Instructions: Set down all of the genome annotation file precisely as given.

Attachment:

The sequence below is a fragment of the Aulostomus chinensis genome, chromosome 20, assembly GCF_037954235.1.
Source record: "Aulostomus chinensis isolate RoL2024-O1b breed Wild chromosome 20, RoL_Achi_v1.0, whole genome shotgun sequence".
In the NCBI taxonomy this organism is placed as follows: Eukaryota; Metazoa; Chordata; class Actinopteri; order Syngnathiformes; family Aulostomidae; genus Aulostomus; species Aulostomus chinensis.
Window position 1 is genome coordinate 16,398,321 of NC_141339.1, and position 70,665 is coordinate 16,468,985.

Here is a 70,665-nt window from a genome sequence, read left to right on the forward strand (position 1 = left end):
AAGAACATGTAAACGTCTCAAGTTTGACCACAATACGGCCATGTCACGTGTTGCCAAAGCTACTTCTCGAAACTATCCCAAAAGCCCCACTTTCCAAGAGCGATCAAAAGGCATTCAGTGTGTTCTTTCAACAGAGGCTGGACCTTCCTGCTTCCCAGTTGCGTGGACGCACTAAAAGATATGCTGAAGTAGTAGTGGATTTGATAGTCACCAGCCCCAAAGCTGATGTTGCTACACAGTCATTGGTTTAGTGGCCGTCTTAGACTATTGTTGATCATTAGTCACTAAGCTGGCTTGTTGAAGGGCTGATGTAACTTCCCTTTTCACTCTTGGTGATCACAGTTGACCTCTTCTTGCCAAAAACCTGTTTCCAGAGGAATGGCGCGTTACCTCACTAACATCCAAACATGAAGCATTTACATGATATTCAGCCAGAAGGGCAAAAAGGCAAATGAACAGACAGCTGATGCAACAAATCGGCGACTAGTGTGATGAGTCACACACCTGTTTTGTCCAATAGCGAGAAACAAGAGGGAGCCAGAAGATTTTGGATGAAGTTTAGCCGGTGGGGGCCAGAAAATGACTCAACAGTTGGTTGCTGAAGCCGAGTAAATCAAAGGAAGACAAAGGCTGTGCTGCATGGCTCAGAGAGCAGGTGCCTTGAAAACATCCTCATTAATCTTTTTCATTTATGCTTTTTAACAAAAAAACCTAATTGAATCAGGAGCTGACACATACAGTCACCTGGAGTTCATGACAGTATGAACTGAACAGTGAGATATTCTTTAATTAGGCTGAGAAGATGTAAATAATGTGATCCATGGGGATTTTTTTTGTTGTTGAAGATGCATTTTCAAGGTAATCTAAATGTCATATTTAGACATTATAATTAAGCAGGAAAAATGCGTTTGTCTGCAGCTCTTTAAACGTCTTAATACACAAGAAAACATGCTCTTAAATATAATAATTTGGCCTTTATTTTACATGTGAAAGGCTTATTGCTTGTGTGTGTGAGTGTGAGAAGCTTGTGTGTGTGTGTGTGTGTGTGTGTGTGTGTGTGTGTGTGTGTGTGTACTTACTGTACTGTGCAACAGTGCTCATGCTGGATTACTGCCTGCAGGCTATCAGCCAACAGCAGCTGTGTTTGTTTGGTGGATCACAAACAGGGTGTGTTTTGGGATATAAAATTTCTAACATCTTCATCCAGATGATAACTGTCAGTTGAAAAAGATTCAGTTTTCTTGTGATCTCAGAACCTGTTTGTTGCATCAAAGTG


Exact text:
The sequence below is a fragment of the Aulostomus chinensis genome, chromosome 20, assembly GCF_037954235.1.
Source record: "Aulostomus chinensis isolate RoL2024-O1b breed Wild chromosome 20, RoL_Achi_v1.0, whole genome shotgun sequence".
In the NCBI taxonomy this organism is placed as follows: Eukaryota; Metazoa; Chordata; class Actinopteri; order Syngnathiformes; family Aulostomidae; genus Aulostomus; species Aulostomus chinensis.
Window position 1 is genome coordinate 16,398,321 of NC_141339.1, and position 70,665 is coordinate 16,468,985.

Here is a 70,665-nt window from a genome sequence, read left to right on the forward strand (position 1 = left end):
AAGAACATGTAAACGTCTCAAGTTTGACCACAATACGGCCATGTCACGTGTTGCCAAAGCTACTTCTCGAAACTATCCCAAAAGCCCCACTTTCCAAGAGCGATCAAAAGGCATTCAGTGTGTTCTTTCAACAGAGGCTGGACCTTCCTGCTTCCCAGTTGCGTGGACGCACTAAAAGATATGCTGAAGTAGTAGTGGATTTGATAGTCACCAGCCCCAAAGCTGATGTTGCTACACAGTCATTGGTTTAGTGGCCGTCTTAGACTATTGTTGATCATTAGTCACTAAGCTGGCTTGTTGAAGGGCTGATGTAACTTCCCTTTTCACTCTTGGTGATCACAGTTGACCTCTTCTTGCCAAAAACCTGTTTCCAGAGGAATGGCGCGTTACCTCACTAACATCCAAACATGAAGCATTTACATGATATTCAGCCAGAAGGGCAAAAAGGCAAATGAACAGACAGCTGATGCAACAAATCGGCGACTAGTGTGATGAGTCACACACCTGTTTTGTCCAATAGCGAGAAACAAGAGGGAGCCAGAAGATTTTGGATGAAGTTTAGCCGGTGGGGGCCAGAAAATGACTCAACAGTTGGTTGCTGAAGCCGAGTAAATCAAAGGAAGACAAAGGCTGTGCTGCATGGCTCAGAGAGCAGGTGCCTTGAAAACATCCTCATTAATCTTTTTCATTTATGCTTTTTAACAAAAAAACCTAATTGAATCAGGAGCTGACACATACAGTCACCTGGAGTTCATGACAGTATGAACTGAACAGTGAGATATTCTTTAATTAGGCTGAGAAGATGTAAATAATGTGATCCATGGGGATTTTTTTTGTTGTTGAAGATGCATTTTCAAGGTAATCTAAATGTCATATTTAGACATTATAATTAAGCAGGAAAAATGCGTTTGTCTGCAGCTCTTTAAACGTCTTAATACACAAGAAAACATGCTCTTAAATATAATAATTTGGCCTTTATTTTACATGTGAAAGGCTTATTGCTTGTGTGTGTGAGTGTGAGAAGCTTGTGTGTGTGTGTGTGTGTGTGTGTGTGTGTGTGTGTGTGTGTGTGTACTTACTGTACTGTGCAACAGTGCTCATGCTGGATTACTGCCTGCAGGCTATCAGCCAACAGCAGCTGTGTTTGTTTGGTGGATCACAAACAGGGTGTGTTTTGGGATATAAAATTTCTAACATCTTCATCCAGATGATAACTGTCAGTTGAAAAAGATTCAGTTTTCTTGTGATCTCAGAACCTGTTTGTTGCATCAAAGTG